Stories by Jonathan Spalter, CEO of US Telecom

Opinion

Rethinking internet policy will boost connected economy

FCC Chairman Ajit Pai's announcement that he will seek to restore U.S. innovation policy to the modern, bipartisan approach that has guided the internet's growth and evolution in our country for more than two decades is a huge win for consumers, our connected economy and our digital democracy. It's also a win for the argument that our technology policy must be as smart and nimble as the internet it governs.

Here's why the Pai's plan is heading in the right direction:

  • Consumers concerned about net neutrality will have the security of clean, clear and enforceable rules to safeguard our online freedoms.
  • Consumers concerned about online privacy will get exactly what they consistently say they want: One high standard of protections that applies uniformly across the internet—broadband providers, yes, but everyone online, including search, social media and commerce companies.
  • The FCC will no longer do the bidding of special interests intent on seeing the agency "save" consumers from the obvious scourge of getting free and discounted stuff online.
  • And, because this progress can be achieved without the government turning the internet into a utility, future broadband investment does not have to be held back by carbon-dated regulations written in the same year American families first gathered around the radio to hear FDR's fireside chats.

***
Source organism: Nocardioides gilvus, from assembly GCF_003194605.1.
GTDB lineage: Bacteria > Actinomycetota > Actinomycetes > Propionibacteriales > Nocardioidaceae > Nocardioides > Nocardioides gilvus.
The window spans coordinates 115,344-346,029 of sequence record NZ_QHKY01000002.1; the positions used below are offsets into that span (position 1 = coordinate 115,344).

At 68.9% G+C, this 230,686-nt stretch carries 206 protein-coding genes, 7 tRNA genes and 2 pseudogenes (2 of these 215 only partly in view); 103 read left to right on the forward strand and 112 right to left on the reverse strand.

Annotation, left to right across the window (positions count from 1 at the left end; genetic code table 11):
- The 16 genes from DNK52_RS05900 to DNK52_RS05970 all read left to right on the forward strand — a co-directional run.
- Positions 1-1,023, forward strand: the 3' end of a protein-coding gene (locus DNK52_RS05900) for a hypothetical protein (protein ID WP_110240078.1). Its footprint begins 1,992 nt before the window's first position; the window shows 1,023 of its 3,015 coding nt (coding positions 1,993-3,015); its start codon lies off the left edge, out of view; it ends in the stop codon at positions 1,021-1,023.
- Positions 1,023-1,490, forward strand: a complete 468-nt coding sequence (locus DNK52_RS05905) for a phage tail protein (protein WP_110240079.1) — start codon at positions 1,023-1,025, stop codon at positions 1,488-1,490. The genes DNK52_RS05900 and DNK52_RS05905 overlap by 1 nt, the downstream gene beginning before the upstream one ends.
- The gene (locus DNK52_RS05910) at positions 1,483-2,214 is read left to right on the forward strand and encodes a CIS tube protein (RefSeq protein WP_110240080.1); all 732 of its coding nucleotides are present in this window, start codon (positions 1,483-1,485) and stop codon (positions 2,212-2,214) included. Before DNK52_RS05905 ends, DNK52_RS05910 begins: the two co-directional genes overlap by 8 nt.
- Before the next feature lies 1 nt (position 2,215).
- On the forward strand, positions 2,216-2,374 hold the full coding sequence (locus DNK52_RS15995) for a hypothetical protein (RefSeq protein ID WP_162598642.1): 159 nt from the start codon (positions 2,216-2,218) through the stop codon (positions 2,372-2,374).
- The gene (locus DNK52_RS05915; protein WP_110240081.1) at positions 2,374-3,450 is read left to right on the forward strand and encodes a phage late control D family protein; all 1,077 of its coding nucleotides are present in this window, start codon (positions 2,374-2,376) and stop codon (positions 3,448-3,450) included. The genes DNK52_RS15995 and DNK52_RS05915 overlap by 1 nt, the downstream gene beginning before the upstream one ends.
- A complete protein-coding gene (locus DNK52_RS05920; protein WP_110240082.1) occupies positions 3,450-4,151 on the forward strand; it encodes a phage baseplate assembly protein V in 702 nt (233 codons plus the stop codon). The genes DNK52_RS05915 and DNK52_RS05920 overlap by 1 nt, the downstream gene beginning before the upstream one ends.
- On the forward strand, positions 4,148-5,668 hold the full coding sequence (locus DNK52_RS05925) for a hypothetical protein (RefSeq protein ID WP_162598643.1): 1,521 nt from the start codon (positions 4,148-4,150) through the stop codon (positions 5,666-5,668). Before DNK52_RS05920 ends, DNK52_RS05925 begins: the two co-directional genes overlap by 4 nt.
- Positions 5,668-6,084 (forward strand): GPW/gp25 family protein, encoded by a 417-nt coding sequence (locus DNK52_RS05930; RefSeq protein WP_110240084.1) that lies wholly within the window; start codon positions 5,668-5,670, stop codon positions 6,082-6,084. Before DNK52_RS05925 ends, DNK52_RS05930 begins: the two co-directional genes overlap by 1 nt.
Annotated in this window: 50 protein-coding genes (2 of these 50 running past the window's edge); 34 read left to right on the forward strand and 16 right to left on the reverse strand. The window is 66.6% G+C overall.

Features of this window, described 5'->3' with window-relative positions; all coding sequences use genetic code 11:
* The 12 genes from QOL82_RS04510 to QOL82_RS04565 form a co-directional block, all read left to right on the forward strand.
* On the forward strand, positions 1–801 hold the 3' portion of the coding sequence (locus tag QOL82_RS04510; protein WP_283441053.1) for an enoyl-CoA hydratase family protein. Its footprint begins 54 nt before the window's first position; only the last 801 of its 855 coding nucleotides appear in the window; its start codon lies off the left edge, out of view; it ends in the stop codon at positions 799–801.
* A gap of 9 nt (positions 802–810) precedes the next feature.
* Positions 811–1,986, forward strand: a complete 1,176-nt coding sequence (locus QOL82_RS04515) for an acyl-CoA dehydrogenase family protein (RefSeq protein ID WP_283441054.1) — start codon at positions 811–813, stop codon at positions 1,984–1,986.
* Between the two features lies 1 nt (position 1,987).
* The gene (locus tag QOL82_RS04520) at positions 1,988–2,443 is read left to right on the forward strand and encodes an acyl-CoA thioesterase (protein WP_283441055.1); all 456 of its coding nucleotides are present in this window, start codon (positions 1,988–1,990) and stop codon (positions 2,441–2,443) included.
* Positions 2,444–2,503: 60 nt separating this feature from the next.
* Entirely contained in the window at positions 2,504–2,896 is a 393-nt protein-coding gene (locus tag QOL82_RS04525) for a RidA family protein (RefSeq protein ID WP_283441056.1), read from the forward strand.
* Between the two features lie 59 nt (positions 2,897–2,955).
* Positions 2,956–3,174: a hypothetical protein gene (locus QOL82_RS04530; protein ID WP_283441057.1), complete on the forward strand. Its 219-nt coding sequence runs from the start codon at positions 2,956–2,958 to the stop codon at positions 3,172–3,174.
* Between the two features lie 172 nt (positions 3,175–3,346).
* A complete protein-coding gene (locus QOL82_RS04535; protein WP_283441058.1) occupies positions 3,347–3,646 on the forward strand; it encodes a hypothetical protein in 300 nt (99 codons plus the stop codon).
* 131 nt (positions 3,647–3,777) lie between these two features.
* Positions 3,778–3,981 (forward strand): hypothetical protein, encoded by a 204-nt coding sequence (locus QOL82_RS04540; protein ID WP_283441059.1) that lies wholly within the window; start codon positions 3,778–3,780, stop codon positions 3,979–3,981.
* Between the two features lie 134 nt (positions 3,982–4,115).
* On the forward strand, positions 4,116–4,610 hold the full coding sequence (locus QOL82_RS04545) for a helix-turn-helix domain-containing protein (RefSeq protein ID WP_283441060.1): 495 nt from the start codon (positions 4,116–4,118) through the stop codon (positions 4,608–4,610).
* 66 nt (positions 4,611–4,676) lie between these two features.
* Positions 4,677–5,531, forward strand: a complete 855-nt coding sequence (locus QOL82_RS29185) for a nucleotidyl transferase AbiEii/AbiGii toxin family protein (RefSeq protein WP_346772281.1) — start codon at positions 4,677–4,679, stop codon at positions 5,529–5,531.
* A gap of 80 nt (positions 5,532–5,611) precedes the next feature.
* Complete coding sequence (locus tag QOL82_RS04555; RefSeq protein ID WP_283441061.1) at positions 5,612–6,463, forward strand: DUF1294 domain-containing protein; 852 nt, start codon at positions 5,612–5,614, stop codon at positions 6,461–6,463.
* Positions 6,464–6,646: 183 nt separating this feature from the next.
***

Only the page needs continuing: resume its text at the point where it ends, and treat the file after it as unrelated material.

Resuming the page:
Opinion

5 things to know about Congress' rejection of FCC privacy rules

The House on Tuesday voted to block implementation of new online privacy rules rushed through the FCC in the final days of former chairman Tom Wheeler's tenure. In a vacuum of information, this sent pockets of the internet into a panic. But consumers wake up today to the same online world and digital protections they enjoyed one week ago.

Expert Voices

Save the internet, skip Title II

Everyone in this country passionately supports an open internet. Free speech — online and off — is at the center of our democratic way of life. For this reason, Americans have always enjoyed an open internet — long before regulators decided they had to "save the internet" by turning it into a utility.

In many respects, the so-called Title II debate reflects everything voters most resent about Washington: Fear-mongering, Armageddon-style arguments with a dubious connection to the facts.

The central fact of this debate is its true subject: This policy battle is not about whether we safeguard an open internet. It's about how we go about doing so.